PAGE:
The Art Toys revolution

A couple of decades ago a new and revolutionary sector landed in the art market: Art Toys collecting. Far from being a passing fad, everything indicates that this form of artistic expression has come to be a solid value within the art market.

About its history

The detonator of what would become the gigantic cultural wave that today represents the Art Toys, finds its beginning in 1999 when Michael Lau exhibited his Gardeners collection inspired by the G.I. Joe character and adapted to an urban aesthetic.

Soon after, companies such as Medicom and Kidrobot began to manufacture their own customizable figures, attracting the interest of collectors who found in these objects -initially made of vinyl- another outlet for their passion for various pop culture characters. This, in turn, awakened the interest of museums and galleries around the world to exhibit this new form of conceptualization, and art toys were positioned as a new form of artistic expression.



What are Art Toys?

This form of artistic expression represents a universe of unlimited creative opportunities thanks to the variety of shapes, sizes and materials it offers. The concept of art toy resorts to such a universal element as the toy to project in it, its artist conception. In this way, the toy becomes a blank canvas for the artist, who will customize the piece using a variety of artistic techniques. In this sense, the only limit imposed by the art toy is the imagination of its creator.

The diversity of references, both visual, conceptual and formal, make these pieces a surprising means of connection between multiple cultures, whether local, global, ancient or modern. Likewise, the creation process of these artifacts has a unique and original voice that, although it can be reproduced in a serialized way, does not cease to have the imprint of its creator and the vision of the world that through it he wants to convey to the viewer. Beyond their aesthetics, which evoke a regression to childhood with touches of pop art and mass culture, the collectors of this type of works (known as kidadults) are above all lovers of the message they convey, hiding behind their childish appearance high doses of humor, irony and social criticism.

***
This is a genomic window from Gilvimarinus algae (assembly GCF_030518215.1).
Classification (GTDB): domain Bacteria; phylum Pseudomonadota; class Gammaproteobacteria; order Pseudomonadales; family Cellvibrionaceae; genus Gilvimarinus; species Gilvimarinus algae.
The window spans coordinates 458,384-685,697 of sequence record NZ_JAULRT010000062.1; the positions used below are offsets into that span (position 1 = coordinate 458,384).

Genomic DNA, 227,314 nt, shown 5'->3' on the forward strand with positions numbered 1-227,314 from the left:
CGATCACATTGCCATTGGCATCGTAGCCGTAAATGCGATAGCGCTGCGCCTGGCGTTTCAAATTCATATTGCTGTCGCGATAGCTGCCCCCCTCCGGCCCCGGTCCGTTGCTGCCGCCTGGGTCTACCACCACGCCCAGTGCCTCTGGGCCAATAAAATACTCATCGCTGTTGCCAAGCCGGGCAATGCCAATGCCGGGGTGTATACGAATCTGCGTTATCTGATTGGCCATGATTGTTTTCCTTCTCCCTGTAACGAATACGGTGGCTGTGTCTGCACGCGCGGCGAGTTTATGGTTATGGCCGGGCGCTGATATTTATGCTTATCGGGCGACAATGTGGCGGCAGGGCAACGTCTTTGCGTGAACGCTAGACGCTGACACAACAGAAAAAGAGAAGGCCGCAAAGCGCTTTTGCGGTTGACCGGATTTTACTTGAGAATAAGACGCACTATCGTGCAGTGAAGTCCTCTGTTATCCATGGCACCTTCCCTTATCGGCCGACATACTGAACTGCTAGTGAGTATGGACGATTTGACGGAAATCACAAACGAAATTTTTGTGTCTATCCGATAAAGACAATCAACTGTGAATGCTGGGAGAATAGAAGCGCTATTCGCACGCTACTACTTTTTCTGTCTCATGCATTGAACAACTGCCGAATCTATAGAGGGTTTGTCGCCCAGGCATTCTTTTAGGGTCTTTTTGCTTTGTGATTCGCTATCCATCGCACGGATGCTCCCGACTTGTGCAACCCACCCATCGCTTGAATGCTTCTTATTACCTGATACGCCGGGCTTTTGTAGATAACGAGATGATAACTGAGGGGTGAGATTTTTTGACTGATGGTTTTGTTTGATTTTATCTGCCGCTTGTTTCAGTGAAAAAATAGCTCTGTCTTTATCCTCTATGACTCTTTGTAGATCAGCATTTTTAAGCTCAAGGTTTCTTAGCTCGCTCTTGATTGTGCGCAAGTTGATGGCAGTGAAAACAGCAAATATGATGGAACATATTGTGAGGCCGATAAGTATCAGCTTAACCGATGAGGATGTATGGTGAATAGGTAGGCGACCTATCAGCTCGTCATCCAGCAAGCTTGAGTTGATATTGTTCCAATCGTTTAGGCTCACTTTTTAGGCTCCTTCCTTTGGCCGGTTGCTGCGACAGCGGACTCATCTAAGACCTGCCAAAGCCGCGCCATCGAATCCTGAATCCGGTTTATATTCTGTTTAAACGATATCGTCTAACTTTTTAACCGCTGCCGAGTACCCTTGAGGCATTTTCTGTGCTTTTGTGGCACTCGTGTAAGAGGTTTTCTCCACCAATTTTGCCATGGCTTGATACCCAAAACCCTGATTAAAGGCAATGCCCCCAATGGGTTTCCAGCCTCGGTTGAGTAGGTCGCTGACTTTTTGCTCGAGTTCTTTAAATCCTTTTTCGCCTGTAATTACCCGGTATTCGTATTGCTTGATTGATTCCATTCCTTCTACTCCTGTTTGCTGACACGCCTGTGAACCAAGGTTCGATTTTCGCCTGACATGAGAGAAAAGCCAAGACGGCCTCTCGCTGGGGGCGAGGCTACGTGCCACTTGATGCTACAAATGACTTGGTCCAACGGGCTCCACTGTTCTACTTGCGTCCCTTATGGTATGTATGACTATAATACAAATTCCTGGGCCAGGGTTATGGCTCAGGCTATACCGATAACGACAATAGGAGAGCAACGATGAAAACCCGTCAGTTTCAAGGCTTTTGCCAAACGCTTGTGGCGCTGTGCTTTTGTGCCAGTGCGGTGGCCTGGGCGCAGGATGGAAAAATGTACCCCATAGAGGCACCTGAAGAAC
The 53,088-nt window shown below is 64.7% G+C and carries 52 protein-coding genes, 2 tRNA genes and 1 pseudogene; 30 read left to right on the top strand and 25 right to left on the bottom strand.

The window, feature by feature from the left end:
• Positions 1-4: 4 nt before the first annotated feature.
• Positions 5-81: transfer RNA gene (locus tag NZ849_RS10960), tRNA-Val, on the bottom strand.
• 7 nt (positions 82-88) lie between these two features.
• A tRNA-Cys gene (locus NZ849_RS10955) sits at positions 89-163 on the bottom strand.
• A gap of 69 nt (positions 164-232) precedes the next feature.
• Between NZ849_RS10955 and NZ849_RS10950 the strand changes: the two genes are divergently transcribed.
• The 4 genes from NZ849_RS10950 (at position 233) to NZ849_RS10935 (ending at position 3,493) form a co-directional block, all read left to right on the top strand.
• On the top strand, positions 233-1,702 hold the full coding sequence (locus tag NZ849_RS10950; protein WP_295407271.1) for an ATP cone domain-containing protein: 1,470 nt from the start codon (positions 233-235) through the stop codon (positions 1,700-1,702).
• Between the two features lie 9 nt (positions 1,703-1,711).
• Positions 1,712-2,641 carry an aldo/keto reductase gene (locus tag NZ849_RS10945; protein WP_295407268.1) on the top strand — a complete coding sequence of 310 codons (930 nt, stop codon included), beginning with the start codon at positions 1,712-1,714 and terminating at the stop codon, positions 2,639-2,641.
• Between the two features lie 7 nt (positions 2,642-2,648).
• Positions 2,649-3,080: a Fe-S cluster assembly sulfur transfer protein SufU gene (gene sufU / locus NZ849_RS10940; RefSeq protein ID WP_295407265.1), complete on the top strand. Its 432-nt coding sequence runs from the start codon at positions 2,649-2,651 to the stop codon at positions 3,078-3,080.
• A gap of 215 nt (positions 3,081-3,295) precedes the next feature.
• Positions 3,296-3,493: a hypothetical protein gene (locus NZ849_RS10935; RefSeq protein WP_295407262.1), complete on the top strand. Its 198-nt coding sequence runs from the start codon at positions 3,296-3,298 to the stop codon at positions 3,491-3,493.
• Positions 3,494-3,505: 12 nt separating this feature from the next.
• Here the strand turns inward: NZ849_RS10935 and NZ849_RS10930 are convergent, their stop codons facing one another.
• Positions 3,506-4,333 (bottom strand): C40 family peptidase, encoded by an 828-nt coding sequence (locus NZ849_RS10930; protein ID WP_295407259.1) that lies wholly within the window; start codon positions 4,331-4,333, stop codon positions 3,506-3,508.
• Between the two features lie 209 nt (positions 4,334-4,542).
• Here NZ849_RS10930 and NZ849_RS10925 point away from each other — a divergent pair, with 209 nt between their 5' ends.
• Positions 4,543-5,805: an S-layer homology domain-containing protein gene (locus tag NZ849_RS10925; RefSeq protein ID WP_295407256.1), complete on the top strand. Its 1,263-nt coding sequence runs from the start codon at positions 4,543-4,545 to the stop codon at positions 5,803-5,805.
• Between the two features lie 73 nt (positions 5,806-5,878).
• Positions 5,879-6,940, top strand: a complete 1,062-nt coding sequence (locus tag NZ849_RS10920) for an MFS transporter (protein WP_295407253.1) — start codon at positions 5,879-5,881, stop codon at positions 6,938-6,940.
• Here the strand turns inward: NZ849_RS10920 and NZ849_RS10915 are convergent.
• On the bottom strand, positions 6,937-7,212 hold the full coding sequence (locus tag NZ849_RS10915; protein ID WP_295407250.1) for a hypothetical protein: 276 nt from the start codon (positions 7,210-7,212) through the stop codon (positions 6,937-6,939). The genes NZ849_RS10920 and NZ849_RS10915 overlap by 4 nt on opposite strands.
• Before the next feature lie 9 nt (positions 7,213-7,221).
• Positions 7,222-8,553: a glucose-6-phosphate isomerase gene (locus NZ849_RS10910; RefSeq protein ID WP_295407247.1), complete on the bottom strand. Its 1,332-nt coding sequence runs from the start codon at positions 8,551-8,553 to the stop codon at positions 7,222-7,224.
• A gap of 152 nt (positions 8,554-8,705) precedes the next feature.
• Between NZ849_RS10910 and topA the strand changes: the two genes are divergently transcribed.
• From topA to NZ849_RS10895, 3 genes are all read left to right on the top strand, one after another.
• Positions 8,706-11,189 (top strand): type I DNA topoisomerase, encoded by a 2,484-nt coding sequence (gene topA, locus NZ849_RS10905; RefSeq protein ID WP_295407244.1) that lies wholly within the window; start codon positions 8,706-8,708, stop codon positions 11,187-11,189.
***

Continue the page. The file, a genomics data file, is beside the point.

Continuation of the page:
Its creators.

They are usually artists from urban art, digital design or animation who seek to take their work outside the limits of paper or screen by converting it into a three-dimensional format. Among the most outstanding artists we find the American Brian Donnelly, better known as Kaws, whose main inspiration is undoubtedly the iconic Mickey Mouse cartoon, on which he based himself to create his own set of characters called “Companions”. Another of the most prominent artists in the sector is the artist Takashi Murakami, known as the “Warhol of Japan” and whose studio KaiKai & Kiki has become an entire company. But Kaikai and Kiki are much more than a brand. These two characters, who usually appear together, were created almost by chance and today have become, together with his “Happy Flowers”, two of the artist’s great icons.

However, there are many contemporary artists from other fields, such as Edgar Plans or Javier Calleja, who have wanted to enter the toy arts universe, attracted by the multiple plastic possibilities of toy art.


Its success in the art market

Another of the keys to explaining the fulgurating success achieved by this type of art lies in the wide range of prices it offers, opening the door to both new and established collectors with any kind of taste and pocket. It all depends on who is the artist who designs them, if it is an original piece or a series of a few dozen editions or even if it is a resale of a product that after the ‘.sold outThe ‘first time’ of its first commercialization returns to the secondary market as the added value of its greater exclusivity. In fact, some of them have acquired such a revaluation that sales have reached the secondary market reaching unimaginable prices in record time, turning them into true cult objects.